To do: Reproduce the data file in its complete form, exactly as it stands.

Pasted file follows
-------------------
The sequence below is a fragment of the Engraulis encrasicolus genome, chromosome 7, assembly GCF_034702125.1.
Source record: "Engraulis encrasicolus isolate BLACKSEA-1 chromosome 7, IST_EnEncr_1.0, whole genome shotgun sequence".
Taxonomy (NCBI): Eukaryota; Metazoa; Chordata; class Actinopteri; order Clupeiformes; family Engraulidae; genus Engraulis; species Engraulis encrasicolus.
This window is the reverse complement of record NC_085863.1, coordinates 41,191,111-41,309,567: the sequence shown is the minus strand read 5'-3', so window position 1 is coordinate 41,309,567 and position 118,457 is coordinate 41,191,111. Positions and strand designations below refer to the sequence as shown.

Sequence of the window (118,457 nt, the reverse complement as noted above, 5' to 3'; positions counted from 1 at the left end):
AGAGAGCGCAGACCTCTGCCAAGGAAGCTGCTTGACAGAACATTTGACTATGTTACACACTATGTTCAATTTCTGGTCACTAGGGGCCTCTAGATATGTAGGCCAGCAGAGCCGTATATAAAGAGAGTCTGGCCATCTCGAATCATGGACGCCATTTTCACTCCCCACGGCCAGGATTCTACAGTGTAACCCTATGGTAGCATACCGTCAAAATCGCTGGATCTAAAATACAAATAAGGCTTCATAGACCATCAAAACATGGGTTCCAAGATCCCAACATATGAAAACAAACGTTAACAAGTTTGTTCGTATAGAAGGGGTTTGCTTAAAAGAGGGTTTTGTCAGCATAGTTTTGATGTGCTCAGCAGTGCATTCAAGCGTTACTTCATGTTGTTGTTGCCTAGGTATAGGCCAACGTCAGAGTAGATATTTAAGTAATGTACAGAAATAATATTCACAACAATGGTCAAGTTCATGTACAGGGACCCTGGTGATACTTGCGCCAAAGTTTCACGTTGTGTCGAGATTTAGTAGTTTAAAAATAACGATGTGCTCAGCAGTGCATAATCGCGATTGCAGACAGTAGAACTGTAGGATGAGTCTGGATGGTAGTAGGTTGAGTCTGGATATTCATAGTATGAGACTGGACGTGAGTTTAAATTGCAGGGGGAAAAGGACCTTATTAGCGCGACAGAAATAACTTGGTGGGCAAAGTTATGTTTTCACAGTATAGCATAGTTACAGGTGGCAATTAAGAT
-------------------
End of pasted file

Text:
The sequence below is a fragment of the Engraulis encrasicolus genome, chromosome 7, assembly GCF_034702125.1.
Source record: "Engraulis encrasicolus isolate BLACKSEA-1 chromosome 7, IST_EnEncr_1.0, whole genome shotgun sequence".
Taxonomy (NCBI): Eukaryota; Metazoa; Chordata; class Actinopteri; order Clupeiformes; family Engraulidae; genus Engraulis; species Engraulis encrasicolus.
This window is the reverse complement of record NC_085863.1, coordinates 41,191,111-41,309,567: the sequence shown is the minus strand read 5'-3', so window position 1 is coordinate 41,309,567 and position 118,457 is coordinate 41,191,111. Positions and strand designations below refer to the sequence as shown.

Sequence of the window (118,457 nt, the reverse complement as noted above, 5' to 3'; positions counted from 1 at the left end):
AGAGAGCGCAGACCTCTGCCAAGGAAGCTGCTTGACAGAACATTTGACTATGTTACACACTATGTTCAATTTCTGGTCACTAGGGGCCTCTAGATATGTAGGCCAGCAGAGCCGTATATAAAGAGAGTCTGGCCATCTCGAATCATGGACGCCATTTTCACTCCCCACGGCCAGGATTCTACAGTGTAACCCTATGGTAGCATACCGTCAAAATCGCTGGATCTAAAATACAAATAAGGCTTCATAGACCATCAAAACATGGGTTCCAAGATCCCAACATATGAAAACAAACGTTAACAAGTTTGTTCGTATAGAAGGGGTTTGCTTAAAAGAGGGTTTTGTCAGCATAGTTTTGATGTGCTCAGCAGTGCATTCAAGCGTTACTTCATGTTGTTGTTGCCTAGGTATAGGCCAACGTCAGAGTAGATATTTAAGTAATGTACAGAAATAATATTCACAACAATGGTCAAGTTCATGTACAGGGACCCTGGTGATACTTGCGCCAAAGTTTCACGTTGTGTCGAGATTTAGTAGTTTAAAAATAACGATGTGCTCAGCAGTGCATAATCGCGATTGCAGACAGTAGAACTGTAGGATGAGTCTGGATGGTAGTAGGTTGAGTCTGGATATTCATAGTATGAGACTGGACGTGAGTTTAAATTGCAGGGGGAAAAGGACCTTATTAGCGCGACAGAAATAACTTGGTGGGCAAAGTTATGTTTTCACAGTATAGCATAGTTACAGGTGGCAATTAAGAT